Parkinson’s disease is one of the most common neurodegenerative diseases. There are about 10 million people worldwide with Parkinson’s disease. There are over 15,000 of them in Switzerland. An increase is expected in the next few years. Most are over the age of 60 when diagnosed. Men are affected somewhat more often than women.
In rare cases (less than 10%), the disease is inherited and traced to a certain genetic defect.
People’s life expectancy with Parkinson’s disease is approximately the same as that of healthy people.
What happens in the body
Parkinson’s disease is a neurodegenerative disease in which there is progressive damage to dopamine-producing nerve cells in the brain (substantia nigra). The resulting lack of dopamine information substance leads to various motor disorders. You can treat these disorders with L-Dopa’s treatment, the precursor of the substance dopamine.
At the onset of the disease, nerve cells in other parts of the brain that have nothing to do with dopamine production also die. This leads to several symptoms (e.g., autonomic disorders, pain, sleep disorders, psychological symptoms), which become more stressful and extensive for those affected as the disease progresses.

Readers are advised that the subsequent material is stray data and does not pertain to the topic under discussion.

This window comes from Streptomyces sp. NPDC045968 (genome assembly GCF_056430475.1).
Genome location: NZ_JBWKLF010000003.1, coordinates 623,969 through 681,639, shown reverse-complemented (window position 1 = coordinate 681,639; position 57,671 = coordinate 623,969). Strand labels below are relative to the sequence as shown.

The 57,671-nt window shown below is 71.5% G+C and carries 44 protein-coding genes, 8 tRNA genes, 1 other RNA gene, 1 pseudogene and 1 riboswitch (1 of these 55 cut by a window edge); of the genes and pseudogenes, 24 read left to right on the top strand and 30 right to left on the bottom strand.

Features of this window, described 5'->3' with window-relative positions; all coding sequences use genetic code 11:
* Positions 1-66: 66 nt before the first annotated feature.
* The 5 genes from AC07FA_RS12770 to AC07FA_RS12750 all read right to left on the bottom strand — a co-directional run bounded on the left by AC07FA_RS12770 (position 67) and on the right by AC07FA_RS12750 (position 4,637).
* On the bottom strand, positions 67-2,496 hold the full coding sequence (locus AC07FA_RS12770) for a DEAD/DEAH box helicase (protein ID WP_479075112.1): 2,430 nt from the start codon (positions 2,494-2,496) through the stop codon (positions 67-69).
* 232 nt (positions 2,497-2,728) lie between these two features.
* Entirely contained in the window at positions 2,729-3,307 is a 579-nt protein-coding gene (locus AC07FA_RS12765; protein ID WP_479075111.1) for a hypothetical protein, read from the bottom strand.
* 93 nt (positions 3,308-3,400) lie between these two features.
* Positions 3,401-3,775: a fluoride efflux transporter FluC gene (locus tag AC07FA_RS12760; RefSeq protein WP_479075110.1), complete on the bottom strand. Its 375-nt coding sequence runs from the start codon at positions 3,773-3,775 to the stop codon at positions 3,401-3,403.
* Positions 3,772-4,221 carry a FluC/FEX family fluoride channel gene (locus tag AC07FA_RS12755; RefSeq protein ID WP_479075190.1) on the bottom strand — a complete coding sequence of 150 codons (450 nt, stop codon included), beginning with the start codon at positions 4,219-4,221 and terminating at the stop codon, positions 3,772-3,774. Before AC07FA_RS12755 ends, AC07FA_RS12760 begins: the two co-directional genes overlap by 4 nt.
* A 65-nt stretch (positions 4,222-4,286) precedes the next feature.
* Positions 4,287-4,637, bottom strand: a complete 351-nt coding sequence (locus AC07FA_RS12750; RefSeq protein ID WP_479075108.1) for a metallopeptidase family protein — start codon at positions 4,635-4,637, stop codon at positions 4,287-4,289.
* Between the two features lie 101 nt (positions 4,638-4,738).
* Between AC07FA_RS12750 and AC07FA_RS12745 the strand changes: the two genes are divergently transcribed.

Causes of Parkinson’s disease
Although Parkinson’s disease was first described by the English physician James Parkinson in 1817, years and research have been looking for causes ever since. They are still unknown.
The interaction between genetic predisposition and the influence of environmental factors is discussed. So far, no single factor has been identified as the sole driver.
Symptoms can be alleviated, but disease progression cannot be slowed or stopped.
Symptoms of Parkinson’s disease
The symptoms of Parkinson’s disease are very individual. The disease does not progress at the same rate in all patients. Therefore, each affected person has “his” Parkinson’s disease with its own individual symptoms.
Slowing down (bradykinesia, akinesia)
Movements and movements become increasingly difficult. Particularly affected are automatic movements such as walking or swallowing, which healthy people perform without thinking. But it also affects facial expressions and fine motor skills (closing keys, using mobile phones). Akinesia increases as the disease progress.
The tension of the entire musculature is constantly increasing. Patients have the impression that their limbs are “paralyzed.” Bending posture is also an expression of increased muscle stiffness.